Report: Civil rights record of Bush administration abysmal
In early October, the U.S. Commission on Civil Rights released a draft report that was highly critical of the Bush administration's civil rights record. Only days after the report's release, at the organization's scheduled monthly meeting, commissioners voted to delay discussion of the report until after the November presidential election. Over the objections of the commission's more conservative members, the report was posted on the USCCR website for public access. This move alone is extraordinary, given the rapid disappearance of important information from many federal websites during the Bush administration.
The draft report concludes that the administration has relegated civil rights to a low priority. The 181-page report, Redefining Rights in America-The Civil Rights Record of the George W. Bush Administration, 2001-2004, analyzes scores of policy reports, scholarly papers, briefs and executive orders to chart the administration's responses to a broad spectrum of civil rights issues. Some highlights of the report include:
Many of the Bush Administration's missteps in the Civil Rights arena were already well known and publicized. After September 11, there were numerous stories on the requirement that men of Arab descent "register" and be questioned. Many of these men were deported or held for extended periods without access to visitors or legal representation. Civil Rights organizations are still fighting illegal detentions in courts across the country. The passage of the USA PATRIOT Act codified previously illegal searches, detentions, and subpoenas, all in the name of "national security." And after the Massachusetts Supreme Court decision allowing gay marriage, Bush ratcheted up his support for a US Constitutional Amendment that would ban gay marriage. If such an amendment were to pass, it would be the first time in history that an amendment is used to enshrine discrimination in the US Constitution.
The report examines impacts to various disadvantaged populations in the US. Among the findings were:
Immigrants: Bush has endorsed policies that allow discrimination against certain groups in the processing of asylum requests. For instance, on the unproven claim that Haitian refugees may threaten national security, President Bush granted authority to federal agents to hold them in detention indefinitely without bond until their cases are heard by an asylum court. The United States does not apply such a policy to any other immigrant group.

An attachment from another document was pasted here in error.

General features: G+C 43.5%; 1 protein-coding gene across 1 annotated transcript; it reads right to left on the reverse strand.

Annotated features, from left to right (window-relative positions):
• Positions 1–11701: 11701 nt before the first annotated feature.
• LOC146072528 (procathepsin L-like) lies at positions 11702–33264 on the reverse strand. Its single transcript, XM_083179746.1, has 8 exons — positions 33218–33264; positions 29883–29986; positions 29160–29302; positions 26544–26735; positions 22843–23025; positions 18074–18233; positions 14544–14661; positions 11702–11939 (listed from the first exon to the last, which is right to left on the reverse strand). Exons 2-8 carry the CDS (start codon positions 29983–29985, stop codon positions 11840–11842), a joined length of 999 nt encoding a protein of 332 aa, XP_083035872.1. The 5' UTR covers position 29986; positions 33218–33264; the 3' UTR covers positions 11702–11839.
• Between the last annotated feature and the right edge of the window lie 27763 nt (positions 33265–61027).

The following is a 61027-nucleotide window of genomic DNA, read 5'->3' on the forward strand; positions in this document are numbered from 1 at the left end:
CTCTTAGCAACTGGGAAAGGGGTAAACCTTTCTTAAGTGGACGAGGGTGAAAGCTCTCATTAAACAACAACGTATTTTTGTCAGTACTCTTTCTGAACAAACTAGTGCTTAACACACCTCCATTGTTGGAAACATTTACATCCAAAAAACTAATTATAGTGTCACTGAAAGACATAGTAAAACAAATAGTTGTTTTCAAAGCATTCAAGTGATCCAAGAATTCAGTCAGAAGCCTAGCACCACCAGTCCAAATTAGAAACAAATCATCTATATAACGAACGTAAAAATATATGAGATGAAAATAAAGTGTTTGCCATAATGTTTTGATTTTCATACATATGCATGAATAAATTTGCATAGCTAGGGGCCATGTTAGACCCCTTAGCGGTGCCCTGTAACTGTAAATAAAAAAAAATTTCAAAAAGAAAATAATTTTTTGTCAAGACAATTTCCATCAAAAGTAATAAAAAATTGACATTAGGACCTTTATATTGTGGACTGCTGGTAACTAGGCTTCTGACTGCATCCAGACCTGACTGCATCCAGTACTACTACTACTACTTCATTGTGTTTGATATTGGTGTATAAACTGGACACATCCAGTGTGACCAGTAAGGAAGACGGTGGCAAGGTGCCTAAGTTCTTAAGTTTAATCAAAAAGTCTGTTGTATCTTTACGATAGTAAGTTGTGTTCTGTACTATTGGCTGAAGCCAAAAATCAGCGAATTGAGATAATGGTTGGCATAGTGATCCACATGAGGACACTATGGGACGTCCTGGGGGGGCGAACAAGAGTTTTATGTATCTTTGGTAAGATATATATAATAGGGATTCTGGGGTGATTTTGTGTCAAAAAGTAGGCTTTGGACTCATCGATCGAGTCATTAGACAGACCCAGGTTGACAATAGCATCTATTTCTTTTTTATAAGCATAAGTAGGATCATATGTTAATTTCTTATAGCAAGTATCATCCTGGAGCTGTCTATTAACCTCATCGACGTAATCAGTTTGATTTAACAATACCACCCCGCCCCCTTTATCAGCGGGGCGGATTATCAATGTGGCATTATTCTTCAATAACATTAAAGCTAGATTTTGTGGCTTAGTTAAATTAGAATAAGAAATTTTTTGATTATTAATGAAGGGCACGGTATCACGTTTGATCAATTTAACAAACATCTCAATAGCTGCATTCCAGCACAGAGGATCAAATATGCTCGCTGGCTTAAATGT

Native Americans: Bush's budget requests for housing programs have not approached the $1 billion required to meet the demand, and consequently, Native Americans have an immediate need for 210,000 housing units. In 2003, President Bush terminated funding for critical law enforcement programs, including the Tribal Drug Court Program. Experts agree that problems with the criminal justice system in Indian Country are serious and understated.
Women: The Bush administration closed the White House Office for Women's Initiatives and Outreach and attempted to close the Women's Bureau at the Department of Labor (DOL). After public outcry it changed course. The administration withdrew Department of Education guidance on sexual harassment in schools from the Internet and ended distribution of information on workplace rights of women.
The report also notes that Bush expanded federal funding to religious groups through the Office of Faith-Based and Community Initiatives. Although this is seen as a retreat from civil rights, Bush has consistently presented it as an extension of civil rights to religious groups.
As this article goes to press, the USCCR's November meeting is coming up. At this meeting the commissioners should give the report the public discussion that it wrongly postponed in October. To view or download the entire report, visit: http://www.usccr.gov/pubs/bush/bush04.pdf
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